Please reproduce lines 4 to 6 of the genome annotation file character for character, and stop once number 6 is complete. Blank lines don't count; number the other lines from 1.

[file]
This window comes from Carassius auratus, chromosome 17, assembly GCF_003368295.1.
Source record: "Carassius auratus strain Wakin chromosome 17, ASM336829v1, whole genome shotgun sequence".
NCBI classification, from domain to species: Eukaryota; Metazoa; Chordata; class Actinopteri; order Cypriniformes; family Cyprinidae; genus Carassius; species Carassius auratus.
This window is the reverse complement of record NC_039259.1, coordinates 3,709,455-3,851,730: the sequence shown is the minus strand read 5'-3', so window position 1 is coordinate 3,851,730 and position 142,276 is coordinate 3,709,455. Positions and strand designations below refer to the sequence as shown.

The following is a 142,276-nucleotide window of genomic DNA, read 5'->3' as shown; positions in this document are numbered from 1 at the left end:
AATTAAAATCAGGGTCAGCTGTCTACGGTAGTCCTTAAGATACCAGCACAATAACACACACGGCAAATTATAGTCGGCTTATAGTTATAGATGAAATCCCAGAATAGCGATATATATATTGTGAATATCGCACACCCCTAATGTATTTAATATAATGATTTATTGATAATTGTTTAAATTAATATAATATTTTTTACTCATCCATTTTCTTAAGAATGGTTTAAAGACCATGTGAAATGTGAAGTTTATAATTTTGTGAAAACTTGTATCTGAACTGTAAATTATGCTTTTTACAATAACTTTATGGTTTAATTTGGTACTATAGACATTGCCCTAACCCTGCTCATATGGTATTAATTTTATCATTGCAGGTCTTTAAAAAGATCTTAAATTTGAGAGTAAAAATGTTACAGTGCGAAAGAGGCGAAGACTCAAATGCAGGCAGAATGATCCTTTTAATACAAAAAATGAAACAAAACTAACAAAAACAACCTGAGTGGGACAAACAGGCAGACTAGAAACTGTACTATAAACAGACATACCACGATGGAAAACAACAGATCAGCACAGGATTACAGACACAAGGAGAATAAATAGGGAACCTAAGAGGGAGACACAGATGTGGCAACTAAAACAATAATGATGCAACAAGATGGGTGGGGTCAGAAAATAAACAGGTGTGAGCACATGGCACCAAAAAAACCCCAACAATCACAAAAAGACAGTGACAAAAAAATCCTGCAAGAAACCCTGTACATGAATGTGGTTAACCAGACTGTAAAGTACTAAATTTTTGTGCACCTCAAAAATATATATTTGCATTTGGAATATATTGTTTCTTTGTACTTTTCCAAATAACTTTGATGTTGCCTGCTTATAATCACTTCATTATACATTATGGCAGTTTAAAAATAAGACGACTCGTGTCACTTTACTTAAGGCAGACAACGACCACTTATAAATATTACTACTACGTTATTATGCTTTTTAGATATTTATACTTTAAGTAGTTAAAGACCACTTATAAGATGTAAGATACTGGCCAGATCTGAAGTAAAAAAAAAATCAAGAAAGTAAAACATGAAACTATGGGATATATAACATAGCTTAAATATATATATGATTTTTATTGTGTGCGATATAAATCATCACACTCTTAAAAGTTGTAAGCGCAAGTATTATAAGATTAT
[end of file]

This window is the reverse complement of record NC_039259.1, coordinates 3,709,455-3,851,730: the sequence shown is the minus strand read 5'-3', so window position 1 is coordinate 3,851,730 and position 142,276 is coordinate 3,709,455. Positions and strand designations below refer to the sequence as shown.

The following is a 142,276-nucleotide window of genomic DNA, read 5'->3' as shown; positions in this document are numbered from 1 at the left end:
AATTAAAATCAGGGTCAGCTGTCTACGGTAGTCCTTAAGATACCAGCACAATAACACACACGGCAAATTATAGTCGGCTTATAGTTATAGATGAAATCCCAGAATAGCGATATATATATTGTGAATATCGCACACCCCTAATGTATTTAATATAATGATTTATTGATAATTGTTTAAATTAATATAATATTTTTTACTCATCCATTTTCTTAAGAATGGTTTAAAGACCATGTGAAATGTGAAGTTTATAATTTTGTGAAAACTTGTATCTGAACTGTAAATTATGCTTTTTACAATAACTTTATGGTTTAATTTGGTACTATAGACATTGCCCTAACCCTGCTCATATGGTATTAATTTTATCATTGCAGGTCTTTAAAAAGATCTTAAATTTGAGAGTAAAAATGTTACAGTGCGAAAGAGGCGAAGACTCAAATGCAGGCAGAATGATCCTTTTAATACAAAAAATGAAACAAAACTAACAAAAACAACCTGAGTGGGACAAACAGGCAGACTAGAAACTGTACTATAAACAGACATACCACGATGGAAAACAACAGATCAGCACAGGATTACAGACACAAGGAGAATAAATAGGGAACCTAAGAGGGAGACACAGATGTGGCAACTAAAACAATAATGATGCAACAAGATGGGTGGGGTCAGAAAATAAACAGGTGTGAGCACATGGCACCAAAAAAACCCCAACAATCACAAAAAGACAGTGACAAAAAAATCCTGCAAGAAACCCTGTACATGAATGTGGTTAACCAGACTGTAAAGTACTAAATTTTTGTGCACCTCAAAAATATATATTTGCATTTGGAATATATTGTTTCTTTGTACTTTTCCAAATAACTTTGATGTTGCCTGCTTATAATCACTTCATTATACATTATGGCAGTTTAAAAATAAGACGACTCGTGTCACTTTACTTAAGGCAGACAACGACCACTTATAAATATTACTACTACGTTATTATGCTTTTTAGATATTTATACTTTAAGTAGTTAAAGACCACTTATAAGATGTAAGATACTGGCCAGATCTGAAGTAAAAAAAAAATCAAGAAAGTAAAACATGAAACTATGGGATATATAACATAGCTTAAATATATATATGATTTTTATTGTGTGCGATATAAATCATCACACTCTTAAAAGTTGTAAGCGCAAGTATTATAAGATTAT